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London Tech Week

Did UK Chancellor’s budget do enough for businesses?

UK-Chancellor-Jeremy-Hunt
UK Chancellor Jeremy Hunt, pictured in 2019. Picture credit: Depositphotos – Photo by Ale_Mi

The UK Chancellor’s budget had a Herculean task to accomplish on Wednesday 6th March. In what is likely to be his last attempt to bring the sunshine before the UK heads to a general election later in 2024, Chancellor Jeremy Hunt had to find incentives for the electorate – and especially the business community – to return a Conservative government this year, even as a new opinion poll put the party at its lowest popularity levels since 1978.

And he had to do it against an atmosphere of financial doldrums and political division which acts to severely limit his ability to display benevolence.

Chief among the Chancellor’s announcements was a second cut to the UK’s National Insurance of 2p in the pound, following the same cut in his last budget.

But there were other announcements in the budget that might well find support from investors, venture capitalists, and startups. A change in pension rules could stimulate business. A U-turn on angel investment thresholds might encourage more investors in, etc.

To find out whether the Chancellor’s announcements might shift the dial for businesses, we asked a handful what might be useful – and what didn’t go far enough.

National Insurance:

Eamonn Ives, Head of Research at The Entrepreneurs Network:

“Changes to National Insurance were always going to be what the Chancellor most wanted to talk about. The near-term 2% cut to Employee NI contributions will be welcomed by workers who’ve seen earnings squeezed and employers who’ve seen costs spiral. The longer-term ambition to ‘end the unfairness of double taxation of work’ is commendable, and would radically simplify the UK’s tax system.” 

Pensions and investment:

David Holt, Partner and Solicitor at Potter Clarkson: 

“The UK is home to some of the world’s most promising early-stage innovation. It’s encouraging to see that unlocking previously untapped capital to fund this is a top priority for the government through the Mansion House reforms. Hopefully, a larger pool of potential investors will be unlocked.”

Tim Mills, Managing Partner at ACF Investors: 

“With cross-party consensus and the continuing role of the British Business Bank, the Chancellor’s pension reforms put the UK on the front foot in an increasingly competitive global tech and investment landscape.”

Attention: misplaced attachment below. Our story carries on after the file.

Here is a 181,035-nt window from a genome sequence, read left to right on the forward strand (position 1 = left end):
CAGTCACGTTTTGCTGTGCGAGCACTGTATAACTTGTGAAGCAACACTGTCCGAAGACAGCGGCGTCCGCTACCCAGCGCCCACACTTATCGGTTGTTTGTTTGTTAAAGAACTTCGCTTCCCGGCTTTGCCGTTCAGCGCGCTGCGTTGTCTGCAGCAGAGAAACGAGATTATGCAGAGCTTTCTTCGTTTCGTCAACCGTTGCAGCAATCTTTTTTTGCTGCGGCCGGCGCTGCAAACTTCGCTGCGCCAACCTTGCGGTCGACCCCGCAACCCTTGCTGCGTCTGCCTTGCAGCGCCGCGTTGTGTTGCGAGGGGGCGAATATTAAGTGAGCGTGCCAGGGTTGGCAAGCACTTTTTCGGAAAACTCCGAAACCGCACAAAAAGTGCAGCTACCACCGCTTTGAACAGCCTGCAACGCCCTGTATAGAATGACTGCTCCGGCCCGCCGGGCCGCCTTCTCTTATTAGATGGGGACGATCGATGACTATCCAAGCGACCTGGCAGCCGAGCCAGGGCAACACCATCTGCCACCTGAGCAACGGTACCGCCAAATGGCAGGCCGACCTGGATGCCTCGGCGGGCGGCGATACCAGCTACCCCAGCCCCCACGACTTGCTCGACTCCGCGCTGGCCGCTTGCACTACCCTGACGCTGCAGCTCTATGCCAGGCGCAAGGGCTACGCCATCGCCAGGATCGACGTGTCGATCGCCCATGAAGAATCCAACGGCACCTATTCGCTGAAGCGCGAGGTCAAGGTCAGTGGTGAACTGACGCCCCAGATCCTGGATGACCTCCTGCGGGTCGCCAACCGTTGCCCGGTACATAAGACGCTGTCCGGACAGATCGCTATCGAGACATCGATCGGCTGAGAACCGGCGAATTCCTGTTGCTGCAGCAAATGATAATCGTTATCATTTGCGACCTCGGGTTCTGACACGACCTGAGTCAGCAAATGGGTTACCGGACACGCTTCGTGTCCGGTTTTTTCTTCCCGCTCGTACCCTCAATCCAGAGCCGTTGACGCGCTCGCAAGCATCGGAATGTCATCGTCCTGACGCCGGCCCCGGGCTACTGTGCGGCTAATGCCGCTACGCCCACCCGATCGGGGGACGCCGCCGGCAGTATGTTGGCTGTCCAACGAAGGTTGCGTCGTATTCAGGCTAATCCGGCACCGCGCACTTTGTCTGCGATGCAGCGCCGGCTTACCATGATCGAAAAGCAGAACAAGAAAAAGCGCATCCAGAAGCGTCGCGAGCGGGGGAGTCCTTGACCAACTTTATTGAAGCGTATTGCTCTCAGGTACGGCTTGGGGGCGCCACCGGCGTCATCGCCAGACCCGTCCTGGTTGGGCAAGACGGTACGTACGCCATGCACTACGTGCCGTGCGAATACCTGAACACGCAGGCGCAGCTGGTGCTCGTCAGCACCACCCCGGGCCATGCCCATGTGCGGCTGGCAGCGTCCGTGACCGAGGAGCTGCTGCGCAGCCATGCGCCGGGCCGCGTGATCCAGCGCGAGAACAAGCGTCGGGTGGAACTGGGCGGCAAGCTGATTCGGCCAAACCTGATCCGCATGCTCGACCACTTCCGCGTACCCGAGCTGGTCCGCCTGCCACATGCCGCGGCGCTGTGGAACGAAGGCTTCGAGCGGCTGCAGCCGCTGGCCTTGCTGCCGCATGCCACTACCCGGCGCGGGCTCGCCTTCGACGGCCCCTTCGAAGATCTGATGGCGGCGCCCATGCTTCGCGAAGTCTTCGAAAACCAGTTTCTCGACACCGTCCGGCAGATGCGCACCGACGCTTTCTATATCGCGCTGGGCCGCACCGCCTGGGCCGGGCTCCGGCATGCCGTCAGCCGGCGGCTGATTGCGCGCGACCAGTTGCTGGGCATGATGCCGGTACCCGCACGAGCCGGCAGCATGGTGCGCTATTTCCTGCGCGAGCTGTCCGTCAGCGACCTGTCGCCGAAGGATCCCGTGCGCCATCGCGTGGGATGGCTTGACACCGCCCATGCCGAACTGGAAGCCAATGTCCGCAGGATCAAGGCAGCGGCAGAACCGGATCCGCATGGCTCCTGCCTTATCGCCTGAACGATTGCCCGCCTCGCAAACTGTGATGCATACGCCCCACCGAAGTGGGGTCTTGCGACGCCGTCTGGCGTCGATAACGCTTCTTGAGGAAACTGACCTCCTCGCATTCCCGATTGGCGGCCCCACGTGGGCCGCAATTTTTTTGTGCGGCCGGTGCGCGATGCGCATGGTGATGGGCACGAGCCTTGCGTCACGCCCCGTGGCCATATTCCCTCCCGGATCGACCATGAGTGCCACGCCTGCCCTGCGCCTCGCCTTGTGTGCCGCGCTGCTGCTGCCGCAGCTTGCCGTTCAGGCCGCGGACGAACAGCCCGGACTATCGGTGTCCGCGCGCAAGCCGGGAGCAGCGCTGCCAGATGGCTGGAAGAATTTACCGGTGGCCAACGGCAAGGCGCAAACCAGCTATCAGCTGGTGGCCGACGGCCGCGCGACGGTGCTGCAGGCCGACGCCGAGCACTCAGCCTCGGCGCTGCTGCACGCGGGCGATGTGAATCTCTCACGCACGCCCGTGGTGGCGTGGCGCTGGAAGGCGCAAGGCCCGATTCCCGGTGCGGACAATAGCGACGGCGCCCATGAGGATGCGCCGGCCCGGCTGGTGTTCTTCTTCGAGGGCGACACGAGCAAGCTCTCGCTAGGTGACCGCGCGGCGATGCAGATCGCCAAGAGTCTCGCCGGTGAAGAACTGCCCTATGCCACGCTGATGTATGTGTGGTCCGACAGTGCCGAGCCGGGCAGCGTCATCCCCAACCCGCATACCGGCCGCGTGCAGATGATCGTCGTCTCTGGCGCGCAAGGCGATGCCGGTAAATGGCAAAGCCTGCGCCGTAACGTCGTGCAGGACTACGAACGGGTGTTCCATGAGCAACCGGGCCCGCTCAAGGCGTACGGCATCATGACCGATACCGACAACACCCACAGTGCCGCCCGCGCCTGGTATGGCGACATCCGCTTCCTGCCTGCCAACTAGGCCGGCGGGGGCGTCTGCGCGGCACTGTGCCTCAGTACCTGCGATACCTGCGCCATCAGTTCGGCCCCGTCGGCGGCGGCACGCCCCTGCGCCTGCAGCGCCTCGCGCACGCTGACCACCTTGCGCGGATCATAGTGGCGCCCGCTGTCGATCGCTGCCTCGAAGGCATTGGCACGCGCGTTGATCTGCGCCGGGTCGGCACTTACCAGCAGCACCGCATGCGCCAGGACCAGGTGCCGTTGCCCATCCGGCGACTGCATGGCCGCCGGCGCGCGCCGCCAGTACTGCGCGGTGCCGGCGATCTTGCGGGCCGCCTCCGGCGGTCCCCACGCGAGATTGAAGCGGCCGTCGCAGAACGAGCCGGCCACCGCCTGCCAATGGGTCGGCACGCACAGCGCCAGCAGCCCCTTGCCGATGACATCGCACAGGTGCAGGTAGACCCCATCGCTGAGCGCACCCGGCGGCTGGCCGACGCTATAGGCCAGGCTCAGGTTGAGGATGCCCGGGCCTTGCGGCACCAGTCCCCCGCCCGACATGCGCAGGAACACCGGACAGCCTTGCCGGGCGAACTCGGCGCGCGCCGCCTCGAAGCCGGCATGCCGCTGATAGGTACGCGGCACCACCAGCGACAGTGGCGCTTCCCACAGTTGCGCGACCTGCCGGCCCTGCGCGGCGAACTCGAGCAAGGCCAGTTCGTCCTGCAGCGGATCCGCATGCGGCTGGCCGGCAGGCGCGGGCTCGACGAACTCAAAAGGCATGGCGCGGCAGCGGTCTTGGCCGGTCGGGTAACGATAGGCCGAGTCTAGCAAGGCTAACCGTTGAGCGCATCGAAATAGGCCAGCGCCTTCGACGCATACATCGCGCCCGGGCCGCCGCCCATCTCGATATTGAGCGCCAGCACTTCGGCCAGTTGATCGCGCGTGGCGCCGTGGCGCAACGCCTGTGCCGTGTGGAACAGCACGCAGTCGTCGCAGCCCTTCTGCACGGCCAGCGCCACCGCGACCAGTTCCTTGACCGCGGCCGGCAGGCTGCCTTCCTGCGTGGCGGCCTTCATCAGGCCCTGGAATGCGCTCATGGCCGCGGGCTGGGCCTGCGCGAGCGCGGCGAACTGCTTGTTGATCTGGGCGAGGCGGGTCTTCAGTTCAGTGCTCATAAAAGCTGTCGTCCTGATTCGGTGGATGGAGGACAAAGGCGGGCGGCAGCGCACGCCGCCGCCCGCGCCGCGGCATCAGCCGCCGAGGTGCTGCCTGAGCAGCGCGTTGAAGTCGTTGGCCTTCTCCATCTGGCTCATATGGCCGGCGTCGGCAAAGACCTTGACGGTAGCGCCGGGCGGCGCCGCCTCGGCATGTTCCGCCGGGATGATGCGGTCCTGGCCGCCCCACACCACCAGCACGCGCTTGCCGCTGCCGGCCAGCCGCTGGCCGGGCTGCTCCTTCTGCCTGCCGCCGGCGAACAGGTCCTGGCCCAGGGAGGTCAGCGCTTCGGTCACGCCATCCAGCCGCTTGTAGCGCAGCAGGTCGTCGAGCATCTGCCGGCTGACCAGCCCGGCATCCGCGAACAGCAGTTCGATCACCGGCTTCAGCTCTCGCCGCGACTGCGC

Angel investment thresholds U-turn:

Emma Sinclair MBE, Founder and CEO of Enterprise Alumni:

“By reversing legislation on the definition of high net-worth individuals that would have disproportionately affected female entrepreneurs and female angel investors, the government has listened to the voices of women in business and acted swiftly. My hope is that we channel this momentum to continue pushing for real change in favour of women-led businesses in terms of funding.”

Frances Spooner, Partner at Marriott Harrison:  

“The Chancellor’s decision to reverse the changes introduced in January to angel investment rules will be broadly celebrated today by the UK’s high-growth sector, putting to rest a change that sat at odds with the government’s otherwise steadfast support for the UK’s entrepreneur and startup community.  

But to say this change is ‘positive to see’ might be a step too far; instead, it could be said that the Government is simply backtracking on an error in judgement that could have been avoided with the right consultation process.”

Women’s health: 

Priya Oberoi, Founding General Partner of Goddess Gaia Ventures: 

“The Chancellor’s commitment to investing £45m into medical charities is just a drop in the ocean. Women’s health is historically and brutally underfunded. I am convinced that this investment is not going to come from the public sector – just look at the inadequate £3m token donation to cancer charities in the Chancellor’s budget.”

Enough?

Only an election will tell…

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